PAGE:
Available in both an ultra low sulfur (ULS) formula for on-road use and a dyed low sulfur (DLS) for on-farm and off-road use, SuperGold gets your diesel equipment started faster and keeps it working longer with:
    from Premium Diesel Fuel at Southern States - Southern States

    Is that just an out of date web site?

    <snip>

    Quote Originally Posted by Foxtrot08 View Post
    First off, be specific where you buy your fuel from - especially if you live where it can be cold. Not all fuels are created equal - every refinery / terminal is different. For example, we DO NOT sell Ergon branded fuel in the winter, even if they are the cheapest price. Why? Their fuel is so hydro-treated (the method of removing sulfur) it comes out between 1-3 PPM of sulfur - leading to a higher gel point. As well, this fuel is impossible to treat with fuel additive. We have sent it to several labs, across the US - we've tried every major producer of fuel additive currently marketed in the United States. (We happen to work closely with a company that blends 14 major brands of fuel additive... they all come out of the same tank.) And we work directly with Infineum for our own fuel additives. Ergon fuel, winter blend, simply does not accept additives.
    Where is Ergon sold? What brands use it?
    <snip>
    Quote Originally Posted by Foxtrot08 View Post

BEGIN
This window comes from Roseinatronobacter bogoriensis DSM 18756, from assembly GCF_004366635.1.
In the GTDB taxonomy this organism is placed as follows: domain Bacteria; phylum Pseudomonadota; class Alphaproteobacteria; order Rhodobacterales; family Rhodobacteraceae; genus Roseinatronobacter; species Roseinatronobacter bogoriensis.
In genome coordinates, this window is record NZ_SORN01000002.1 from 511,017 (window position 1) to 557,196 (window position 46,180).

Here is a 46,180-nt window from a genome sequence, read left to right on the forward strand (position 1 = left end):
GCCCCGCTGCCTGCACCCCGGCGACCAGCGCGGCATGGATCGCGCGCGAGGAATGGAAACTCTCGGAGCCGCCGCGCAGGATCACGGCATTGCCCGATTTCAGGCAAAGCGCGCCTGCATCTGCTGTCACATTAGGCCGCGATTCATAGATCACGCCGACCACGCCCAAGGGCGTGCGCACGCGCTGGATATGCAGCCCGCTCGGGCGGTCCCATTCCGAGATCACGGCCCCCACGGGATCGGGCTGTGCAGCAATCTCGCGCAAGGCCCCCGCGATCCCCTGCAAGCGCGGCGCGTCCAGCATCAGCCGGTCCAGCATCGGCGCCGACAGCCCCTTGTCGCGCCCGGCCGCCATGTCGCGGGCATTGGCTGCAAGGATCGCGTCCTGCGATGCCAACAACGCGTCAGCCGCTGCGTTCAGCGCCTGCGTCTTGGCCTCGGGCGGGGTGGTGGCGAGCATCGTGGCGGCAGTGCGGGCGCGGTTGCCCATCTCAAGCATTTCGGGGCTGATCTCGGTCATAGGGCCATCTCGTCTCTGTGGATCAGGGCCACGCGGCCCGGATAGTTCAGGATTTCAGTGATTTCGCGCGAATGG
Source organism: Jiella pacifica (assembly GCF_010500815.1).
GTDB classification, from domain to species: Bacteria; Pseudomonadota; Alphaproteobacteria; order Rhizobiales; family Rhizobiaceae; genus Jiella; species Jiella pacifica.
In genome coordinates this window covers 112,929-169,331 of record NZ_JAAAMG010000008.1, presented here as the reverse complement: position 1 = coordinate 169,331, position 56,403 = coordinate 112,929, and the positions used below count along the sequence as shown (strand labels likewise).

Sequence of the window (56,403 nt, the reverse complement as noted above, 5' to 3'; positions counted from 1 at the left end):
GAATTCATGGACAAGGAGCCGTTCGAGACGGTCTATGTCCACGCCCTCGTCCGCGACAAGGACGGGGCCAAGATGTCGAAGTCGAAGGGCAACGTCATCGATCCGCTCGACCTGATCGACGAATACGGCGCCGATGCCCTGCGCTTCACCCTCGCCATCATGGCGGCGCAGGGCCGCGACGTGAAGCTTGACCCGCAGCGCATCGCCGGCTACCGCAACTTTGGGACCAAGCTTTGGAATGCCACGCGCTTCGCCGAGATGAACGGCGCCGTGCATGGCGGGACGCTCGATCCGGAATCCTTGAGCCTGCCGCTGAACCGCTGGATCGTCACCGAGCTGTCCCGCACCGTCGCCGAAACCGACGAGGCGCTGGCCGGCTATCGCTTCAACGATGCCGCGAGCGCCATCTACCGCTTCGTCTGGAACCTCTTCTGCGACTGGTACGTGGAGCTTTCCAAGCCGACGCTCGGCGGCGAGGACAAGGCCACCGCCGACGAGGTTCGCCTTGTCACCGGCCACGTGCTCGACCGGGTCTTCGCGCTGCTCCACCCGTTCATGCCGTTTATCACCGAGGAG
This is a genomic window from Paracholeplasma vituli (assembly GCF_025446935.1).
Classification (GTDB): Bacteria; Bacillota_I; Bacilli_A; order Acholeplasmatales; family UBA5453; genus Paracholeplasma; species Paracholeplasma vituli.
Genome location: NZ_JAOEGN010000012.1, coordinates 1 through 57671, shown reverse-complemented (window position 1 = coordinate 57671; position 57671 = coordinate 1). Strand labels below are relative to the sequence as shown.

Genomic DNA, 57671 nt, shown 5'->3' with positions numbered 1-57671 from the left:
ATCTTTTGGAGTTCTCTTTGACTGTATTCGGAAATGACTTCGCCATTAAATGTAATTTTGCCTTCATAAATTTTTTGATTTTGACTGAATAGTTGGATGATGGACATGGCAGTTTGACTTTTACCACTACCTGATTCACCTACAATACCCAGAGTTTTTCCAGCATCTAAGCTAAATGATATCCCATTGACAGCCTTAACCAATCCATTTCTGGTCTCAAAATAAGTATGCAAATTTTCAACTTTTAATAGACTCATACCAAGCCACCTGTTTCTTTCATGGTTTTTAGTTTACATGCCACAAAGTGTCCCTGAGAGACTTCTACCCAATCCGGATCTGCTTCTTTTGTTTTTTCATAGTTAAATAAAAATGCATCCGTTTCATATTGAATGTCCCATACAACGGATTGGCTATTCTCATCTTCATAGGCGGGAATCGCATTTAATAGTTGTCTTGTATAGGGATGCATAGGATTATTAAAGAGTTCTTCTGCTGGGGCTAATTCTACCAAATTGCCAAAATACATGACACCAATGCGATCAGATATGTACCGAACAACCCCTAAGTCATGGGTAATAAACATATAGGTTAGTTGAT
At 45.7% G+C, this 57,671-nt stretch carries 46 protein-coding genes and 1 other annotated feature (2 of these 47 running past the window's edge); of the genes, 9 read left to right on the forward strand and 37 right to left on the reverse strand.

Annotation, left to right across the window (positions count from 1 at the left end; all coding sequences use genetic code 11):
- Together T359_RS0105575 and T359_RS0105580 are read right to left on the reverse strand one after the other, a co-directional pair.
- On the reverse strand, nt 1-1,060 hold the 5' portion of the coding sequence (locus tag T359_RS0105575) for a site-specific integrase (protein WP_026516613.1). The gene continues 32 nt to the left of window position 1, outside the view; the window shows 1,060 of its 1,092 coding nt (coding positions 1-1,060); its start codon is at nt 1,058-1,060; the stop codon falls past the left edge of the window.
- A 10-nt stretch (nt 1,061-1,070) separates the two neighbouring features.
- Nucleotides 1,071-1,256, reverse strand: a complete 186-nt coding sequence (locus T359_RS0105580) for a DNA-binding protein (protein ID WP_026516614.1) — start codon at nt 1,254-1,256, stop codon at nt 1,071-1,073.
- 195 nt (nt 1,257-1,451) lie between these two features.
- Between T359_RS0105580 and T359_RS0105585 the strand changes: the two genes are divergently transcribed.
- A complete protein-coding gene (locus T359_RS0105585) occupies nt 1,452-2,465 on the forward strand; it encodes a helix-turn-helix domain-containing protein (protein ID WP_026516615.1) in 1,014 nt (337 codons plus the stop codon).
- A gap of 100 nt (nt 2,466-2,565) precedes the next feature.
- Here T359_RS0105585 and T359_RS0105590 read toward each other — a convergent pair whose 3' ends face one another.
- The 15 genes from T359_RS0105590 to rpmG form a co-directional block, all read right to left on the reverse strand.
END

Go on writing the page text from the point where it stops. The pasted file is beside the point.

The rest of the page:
Fuel additive - is now a must. If you buy a good fuel, put additive in it. If you have a private tank and get deliveries - see if the company you buy from puts fuel additive in it or not. It may even be a line item on your bill. My company, does - we put additive in every drop of fuel we sell, on road or off road. Simply what we want to do, as a family owned company - and for roughly a cent a gallon? We will take that to deliver quality fuels.


    It doesn't matter what brand you use - Lucus, PowerService, Shaffers, etc. Just run a fuel additive. They will help kill the bacteria and keep everything lubricated inside of the fuel systems. The industry is coming out with some new products that will continue to help this issue. I know we're working with a company out of Canada on a new fuel additive. The folks over at power service who I saw a few weeks ago, are launching a new product that not only is a biocide (kills the bacteria in fuel) but now breaks it up so that it will pass through filters instead of plugging them.
    What about the arguments of emulsifier vs demulsifier?
    I've read that emulsify if you move and demulsify if it sits still (storage tank). Can I use both products in the same tank?
    Differences in claimed Cetane rating boost?
    <snip>
    Quote Originally Posted by Foxtrot08 View Post
    If you have questions on oils, greases, hydraulic fluids, coolants, cutting oils or fuels - please ask me. I've grown up in the oil business, I work in it every day. If I don't know the answer, I work with about 5 other lubricant engineers. I will find out the answer for you.
    Great!
    Do you know of any "maps" or spreadsheets of where higher cetane fuels are sold?
    Locally to me there are 2 places selling selling 45+ cetane, based on the pump sticker, but if you go to the brands web site there is no info on cetane levels.
    Are there any simple test kits for cetane level?